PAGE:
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Shares of Golden Star Resources (NYSEMKT: GSS), a mid-level gold mining and exploration company that primarily operates out of Ghana, plunged as much as 19% during Wednesday's trading session following commentary from the Federal Reserve. The day got a little less painful for shareholders of Golden Star, with shares rebounding to finish lower by only 7.5%.
Around 2:15 p.m. EDT, the Federal Open Market Committee announced that it was leaving its federal funds target rate (which influences interest rates) unchanged once again. However, the FOMC also hinted that there's a decent chance it could raise the federal funds rate in December. According to a statement issued by the FOMC: "The committee judges that the case for an increase in the federal funds rate has continued to strengthen, but decided, for the time being, to wait for some further evidence of continued progress toward its objectives."
The reason this statement caused Golden Star Resources, as well as its fellow mining stocks, to dip relates to opportunity cost. Opportunity cost is the act of giving up a near-guaranteed gain in exchange for another asset that could potentially offer a greater reward. Right now bank CDs and bonds have rates of return that are often losing to inflation, meaning there's little opportunity cost to foregoing these assets and choosing physical gold, which has no yield. If, however, the FOMC increases the federal funds rate and interest rates rise, CDs and bonds become more attractive and gold potentially less attractive, which can hurt physical gold prices and thus mining margins.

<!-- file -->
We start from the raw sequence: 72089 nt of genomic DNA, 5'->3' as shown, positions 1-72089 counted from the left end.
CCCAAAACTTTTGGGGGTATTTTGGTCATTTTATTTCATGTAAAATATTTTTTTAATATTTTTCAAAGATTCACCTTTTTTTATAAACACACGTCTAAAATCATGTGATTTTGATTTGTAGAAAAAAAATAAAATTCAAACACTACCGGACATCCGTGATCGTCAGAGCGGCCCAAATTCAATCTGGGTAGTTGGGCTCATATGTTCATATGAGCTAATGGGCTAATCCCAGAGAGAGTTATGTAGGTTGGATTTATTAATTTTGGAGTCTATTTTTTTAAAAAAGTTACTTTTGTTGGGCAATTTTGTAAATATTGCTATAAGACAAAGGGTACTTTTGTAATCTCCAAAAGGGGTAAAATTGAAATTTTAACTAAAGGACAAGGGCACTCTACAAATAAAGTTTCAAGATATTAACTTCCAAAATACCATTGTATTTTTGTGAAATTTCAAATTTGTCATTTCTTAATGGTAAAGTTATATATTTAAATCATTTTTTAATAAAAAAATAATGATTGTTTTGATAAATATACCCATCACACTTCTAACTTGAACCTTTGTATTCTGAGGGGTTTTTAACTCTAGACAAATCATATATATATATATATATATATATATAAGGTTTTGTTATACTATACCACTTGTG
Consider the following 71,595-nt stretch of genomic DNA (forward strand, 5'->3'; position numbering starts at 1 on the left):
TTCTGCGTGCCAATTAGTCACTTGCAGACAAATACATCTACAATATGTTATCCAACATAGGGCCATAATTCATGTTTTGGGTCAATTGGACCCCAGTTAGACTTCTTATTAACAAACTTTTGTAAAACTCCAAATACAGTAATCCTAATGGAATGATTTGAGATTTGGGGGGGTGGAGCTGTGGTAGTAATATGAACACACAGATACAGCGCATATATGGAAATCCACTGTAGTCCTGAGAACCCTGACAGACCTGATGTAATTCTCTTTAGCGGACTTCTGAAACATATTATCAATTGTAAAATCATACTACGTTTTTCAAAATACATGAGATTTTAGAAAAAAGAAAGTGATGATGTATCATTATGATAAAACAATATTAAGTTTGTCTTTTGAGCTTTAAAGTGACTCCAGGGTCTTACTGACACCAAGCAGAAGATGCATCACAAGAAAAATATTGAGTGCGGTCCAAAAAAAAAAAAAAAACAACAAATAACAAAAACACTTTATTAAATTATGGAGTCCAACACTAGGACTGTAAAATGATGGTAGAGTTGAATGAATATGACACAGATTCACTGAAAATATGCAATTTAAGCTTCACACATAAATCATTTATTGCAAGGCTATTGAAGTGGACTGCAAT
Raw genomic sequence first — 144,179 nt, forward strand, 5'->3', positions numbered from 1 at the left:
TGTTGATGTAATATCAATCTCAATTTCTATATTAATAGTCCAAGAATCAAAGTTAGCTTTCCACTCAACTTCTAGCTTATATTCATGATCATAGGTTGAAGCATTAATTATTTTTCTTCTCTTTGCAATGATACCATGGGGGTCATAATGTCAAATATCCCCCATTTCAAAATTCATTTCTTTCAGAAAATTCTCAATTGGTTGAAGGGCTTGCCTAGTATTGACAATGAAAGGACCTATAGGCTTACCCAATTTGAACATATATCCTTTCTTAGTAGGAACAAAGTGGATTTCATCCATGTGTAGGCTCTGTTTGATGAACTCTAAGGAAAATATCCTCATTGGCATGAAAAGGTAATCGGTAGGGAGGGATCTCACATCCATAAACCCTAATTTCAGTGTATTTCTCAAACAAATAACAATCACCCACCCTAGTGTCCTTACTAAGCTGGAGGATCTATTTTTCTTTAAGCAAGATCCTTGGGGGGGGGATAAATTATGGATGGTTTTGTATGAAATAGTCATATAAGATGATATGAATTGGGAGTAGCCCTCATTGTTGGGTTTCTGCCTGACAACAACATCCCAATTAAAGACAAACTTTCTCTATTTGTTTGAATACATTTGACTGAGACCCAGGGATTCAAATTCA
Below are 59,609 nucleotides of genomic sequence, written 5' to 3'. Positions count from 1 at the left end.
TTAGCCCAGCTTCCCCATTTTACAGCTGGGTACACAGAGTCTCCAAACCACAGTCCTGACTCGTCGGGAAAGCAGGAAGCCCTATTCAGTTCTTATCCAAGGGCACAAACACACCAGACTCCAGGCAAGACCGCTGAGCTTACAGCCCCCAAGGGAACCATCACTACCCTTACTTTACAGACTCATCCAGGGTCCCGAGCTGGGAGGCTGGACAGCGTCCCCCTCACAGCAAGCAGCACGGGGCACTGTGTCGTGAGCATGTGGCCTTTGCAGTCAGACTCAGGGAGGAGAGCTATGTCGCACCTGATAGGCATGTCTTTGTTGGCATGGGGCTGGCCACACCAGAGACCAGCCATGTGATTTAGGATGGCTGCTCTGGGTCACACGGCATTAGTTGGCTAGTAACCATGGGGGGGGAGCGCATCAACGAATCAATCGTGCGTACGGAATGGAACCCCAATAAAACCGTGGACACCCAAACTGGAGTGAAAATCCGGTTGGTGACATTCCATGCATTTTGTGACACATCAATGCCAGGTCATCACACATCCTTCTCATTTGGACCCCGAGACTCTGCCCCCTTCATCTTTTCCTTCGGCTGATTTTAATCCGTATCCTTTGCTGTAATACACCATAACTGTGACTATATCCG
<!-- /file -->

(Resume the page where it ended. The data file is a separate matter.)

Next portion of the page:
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It's important for investors to put today's big spike downward (and subsequent rebound) into perspective. Even if the FOMC decides to go ahead and raise the federal funds rate at its December meeting, which seems increasingly likely, the opportunity cost of forgoing bonds and CDs is still very low. In my opinion, gold could probably withstand 100 to 125 basis points worth of rate increases without seeing any real switching from precious metals to interest-based assets. In other words, today's move may have been a bit of an overreaction.
What's far more important for Golden Star Resources: its Wassa and Prestea gold mines. With gold prices up more than $230 an ounce since the year began, Wall Street is going to be looking for steady or falling all-in sustaining costs, expanding margins, and an improving bottom line. By mid-year, Golden Star was on track to meet all of the objectives it had laid out for 2016, so in this respect things are going well.
Substantial improvements in production and ore grade are also expected over the coming 12 months. Pre-commercial production at Wassa's underground expansion commenced in July, and Prestea's high-grade underground expansion should begin commercial production around mid-2017. This is great news as well for Royal Gold (NASDAQ: RGLD), since it ponied up $150 million (which includes a $20 million term loan) to finance both underground expansions. Royal Gold will receive a tiered amount of production at a purchase price that ranges between just 20% and 30% of spot gold for the life of the mine.
If Golden Star's mines can deliver as promised, then the company could be considered inexpensive at today's levels. Wall Street's consensus calls for $0.25 in full-year earnings per share by 2018, if everything stays on track. Of course, the risks of political instability, along with traditionally higher mining costs in Africa, still make this mid-level miner a potentially risky proposition.
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Sean Williamshas no material interest in any companies mentioned in this article. You can follow him on CAPS under the screen nameTMFUltraLong, and check him out on Twitter, where he goes by the handle@TMFUltraLong.
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